4-D Camera that Captures 138 Degrees of Information

It could improve robot vision, virtual reality and self-driving cars.

4-D Camera that Captures 138 Degrees of Information
Two 138-degree light field panoramas (top and center) and a depth estimate of the second panorama (bottom). Credit: Stanford Computational Imaging Lab and Photonic Systems Integration Laboratory at UC San Diego

Scientists at the Standford University along with University of California San Diego have developed a 4-D camera that could generate information-rich images and video frames. It could empower robots to better explore the world and comprehend certain parts of their condition, for example, protest separation and surface.

This 4-D camera is expected to be used in self-governing vehicles and enlarged and virtual reality innovations.

Donald Dansereau, a postdoctoral fellow in electrical engineering at Stanford said, “We want to consider what would be the right camera for a robot. It could drives or delivers packages by air. We’re great at making cameras for humans but do robots need to see the way humans do? Probably not.”

Primarily, scientists designed a spherical lens that provides the camera with an extremely wide field of view. It involves almost 33% of the hover around the camera. The camera also uses a version of the spherical lenses that eliminate the fiber bundles through a combination of lenslets and digital signal processing.

Its optics design and system integration resulted in a digital solution that makes it viable of creating extra-wide images. It basically relies on light field photography. Another feature includes allowing users to refocus images after they are taken because the images include information about the light position and direction.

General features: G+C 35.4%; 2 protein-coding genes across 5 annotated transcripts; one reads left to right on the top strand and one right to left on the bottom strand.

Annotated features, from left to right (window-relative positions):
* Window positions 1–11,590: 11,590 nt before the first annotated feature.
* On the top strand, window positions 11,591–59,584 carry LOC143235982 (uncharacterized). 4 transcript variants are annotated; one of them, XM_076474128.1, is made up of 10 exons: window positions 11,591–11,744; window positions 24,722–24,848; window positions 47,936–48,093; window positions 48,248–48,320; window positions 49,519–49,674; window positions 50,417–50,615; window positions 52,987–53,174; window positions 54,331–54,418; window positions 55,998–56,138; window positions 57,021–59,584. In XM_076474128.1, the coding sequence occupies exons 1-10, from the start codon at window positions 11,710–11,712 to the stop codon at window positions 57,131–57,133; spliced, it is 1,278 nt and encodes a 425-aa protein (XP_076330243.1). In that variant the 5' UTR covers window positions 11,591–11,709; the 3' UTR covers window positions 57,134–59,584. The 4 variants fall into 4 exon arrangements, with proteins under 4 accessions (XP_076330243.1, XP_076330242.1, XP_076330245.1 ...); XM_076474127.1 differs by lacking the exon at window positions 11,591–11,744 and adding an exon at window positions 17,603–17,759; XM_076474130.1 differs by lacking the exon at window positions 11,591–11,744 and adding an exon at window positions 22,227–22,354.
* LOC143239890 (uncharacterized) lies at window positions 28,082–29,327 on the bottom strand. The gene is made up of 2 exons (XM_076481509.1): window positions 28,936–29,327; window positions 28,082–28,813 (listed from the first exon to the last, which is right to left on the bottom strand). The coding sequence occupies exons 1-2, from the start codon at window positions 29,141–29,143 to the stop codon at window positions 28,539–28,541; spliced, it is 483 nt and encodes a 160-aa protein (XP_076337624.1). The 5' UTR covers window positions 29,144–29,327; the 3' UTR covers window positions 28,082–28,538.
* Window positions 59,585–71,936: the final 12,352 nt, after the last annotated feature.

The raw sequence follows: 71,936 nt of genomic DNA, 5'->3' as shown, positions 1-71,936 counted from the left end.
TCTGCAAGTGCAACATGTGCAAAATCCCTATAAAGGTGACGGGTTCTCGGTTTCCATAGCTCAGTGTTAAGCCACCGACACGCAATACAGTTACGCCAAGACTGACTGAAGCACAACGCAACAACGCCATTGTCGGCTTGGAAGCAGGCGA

Ford said, “One of the things you realize when you work with an omnidirectional camera is that it’s impossible to focus in every direction at once something is always close to the camera, while other things are far away. Light field imaging allows the captured video to be refocused during replay, as well as single-aperture depth mapping of the scene. These capabilities open up all kinds of applications in VR and robotics.”

Gordon Wetzstein at Stanford said, “It could enable various types of artificially intelligent technology to understand how far away objects are, whether they’re moving and what they’re made of. This system could be helpful in any situation where you have limited space and you want the computer to understand the entire world around it.”

Even if it works like a conventional camera, it is also designed to improve close-up images. Scientists believe that its depth information could result in more seamless renderings of real scenes. Thus, it could support better integration between those scenes and virtual components.

Although, this 4-D camera is still a prototype. Still, scientists are planning to create it as a compact prototype to test on a robot.

REFERENCEUC San Diego
JOURNAL REFERENCETechnical Paper
SHARE